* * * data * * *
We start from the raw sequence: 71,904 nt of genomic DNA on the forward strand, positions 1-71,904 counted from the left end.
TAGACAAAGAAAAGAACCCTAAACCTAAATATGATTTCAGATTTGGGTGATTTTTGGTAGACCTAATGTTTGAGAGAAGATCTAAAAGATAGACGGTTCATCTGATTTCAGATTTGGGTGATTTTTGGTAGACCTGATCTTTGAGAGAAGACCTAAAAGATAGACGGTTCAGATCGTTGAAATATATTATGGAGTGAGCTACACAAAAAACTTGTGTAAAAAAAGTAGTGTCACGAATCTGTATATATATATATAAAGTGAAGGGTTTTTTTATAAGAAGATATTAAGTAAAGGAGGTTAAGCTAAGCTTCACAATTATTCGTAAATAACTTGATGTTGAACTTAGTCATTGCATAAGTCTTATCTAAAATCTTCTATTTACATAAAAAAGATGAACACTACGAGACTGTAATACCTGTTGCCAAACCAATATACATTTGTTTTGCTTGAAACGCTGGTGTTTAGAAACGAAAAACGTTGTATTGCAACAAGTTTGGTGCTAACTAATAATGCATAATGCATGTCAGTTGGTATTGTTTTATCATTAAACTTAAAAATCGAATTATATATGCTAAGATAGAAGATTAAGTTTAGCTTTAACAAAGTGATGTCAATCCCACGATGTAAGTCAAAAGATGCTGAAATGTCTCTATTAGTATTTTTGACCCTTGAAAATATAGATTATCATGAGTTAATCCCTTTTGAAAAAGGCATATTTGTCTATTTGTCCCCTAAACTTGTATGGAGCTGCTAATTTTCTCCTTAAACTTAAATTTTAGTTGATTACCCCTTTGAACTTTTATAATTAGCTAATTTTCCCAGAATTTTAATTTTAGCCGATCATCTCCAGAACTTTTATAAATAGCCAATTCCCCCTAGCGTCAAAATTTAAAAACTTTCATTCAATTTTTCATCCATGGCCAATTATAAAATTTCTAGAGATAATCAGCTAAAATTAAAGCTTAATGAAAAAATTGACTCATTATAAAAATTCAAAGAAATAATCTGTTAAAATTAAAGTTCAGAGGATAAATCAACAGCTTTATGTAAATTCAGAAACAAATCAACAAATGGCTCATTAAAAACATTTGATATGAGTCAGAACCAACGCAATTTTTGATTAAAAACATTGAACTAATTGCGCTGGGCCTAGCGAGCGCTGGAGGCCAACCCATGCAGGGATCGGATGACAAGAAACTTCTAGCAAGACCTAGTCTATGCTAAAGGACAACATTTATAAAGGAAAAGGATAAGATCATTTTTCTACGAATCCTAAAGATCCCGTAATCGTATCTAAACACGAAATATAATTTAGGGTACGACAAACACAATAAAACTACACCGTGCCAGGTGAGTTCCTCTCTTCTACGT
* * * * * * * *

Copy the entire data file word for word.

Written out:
We start from the raw sequence: 71,904 nt of genomic DNA on the forward strand, positions 1-71,904 counted from the left end.
TAGACAAAGAAAAGAACCCTAAACCTAAATATGATTTCAGATTTGGGTGATTTTTGGTAGACCTAATGTTTGAGAGAAGATCTAAAAGATAGACGGTTCATCTGATTTCAGATTTGGGTGATTTTTGGTAGACCTGATCTTTGAGAGAAGACCTAAAAGATAGACGGTTCAGATCGTTGAAATATATTATGGAGTGAGCTACACAAAAAACTTGTGTAAAAAAAGTAGTGTCACGAATCTGTATATATATATATAAAGTGAAGGGTTTTTTTATAAGAAGATATTAAGTAAAGGAGGTTAAGCTAAGCTTCACAATTATTCGTAAATAACTTGATGTTGAACTTAGTCATTGCATAAGTCTTATCTAAAATCTTCTATTTACATAAAAAAGATGAACACTACGAGACTGTAATACCTGTTGCCAAACCAATATACATTTGTTTTGCTTGAAACGCTGGTGTTTAGAAACGAAAAACGTTGTATTGCAACAAGTTTGGTGCTAACTAATAATGCATAATGCATGTCAGTTGGTATTGTTTTATCATTAAACTTAAAAATCGAATTATATATGCTAAGATAGAAGATTAAGTTTAGCTTTAACAAAGTGATGTCAATCCCACGATGTAAGTCAAAAGATGCTGAAATGTCTCTATTAGTATTTTTGACCCTTGAAAATATAGATTATCATGAGTTAATCCCTTTTGAAAAAGGCATATTTGTCTATTTGTCCCCTAAACTTGTATGGAGCTGCTAATTTTCTCCTTAAACTTAAATTTTAGTTGATTACCCCTTTGAACTTTTATAATTAGCTAATTTTCCCAGAATTTTAATTTTAGCCGATCATCTCCAGAACTTTTATAAATAGCCAATTCCCCCTAGCGTCAAAATTTAAAAACTTTCATTCAATTTTTCATCCATGGCCAATTATAAAATTTCTAGAGATAATCAGCTAAAATTAAAGCTTAATGAAAAAATTGACTCATTATAAAAATTCAAAGAAATAATCTGTTAAAATTAAAGTTCAGAGGATAAATCAACAGCTTTATGTAAATTCAGAAACAAATCAACAAATGGCTCATTAAAAACATTTGATATGAGTCAGAACCAACGCAATTTTTGATTAAAAACATTGAACTAATTGCGCTGGGCCTAGCGAGCGCTGGAGGCCAACCCATGCAGGGATCGGATGACAAGAAACTTCTAGCAAGACCTAGTCTATGCTAAAGGACAACATTTATAAAGGAAAAGGATAAGATCATTTTTCTACGAATCCTAAAGATCCCGTAATCGTATCTAAACACGAAATATAATTTAGGGTACGACAAACACAATAAAACTACACCGTGCCAGGTGAGTTCCTCTCTTCTACGT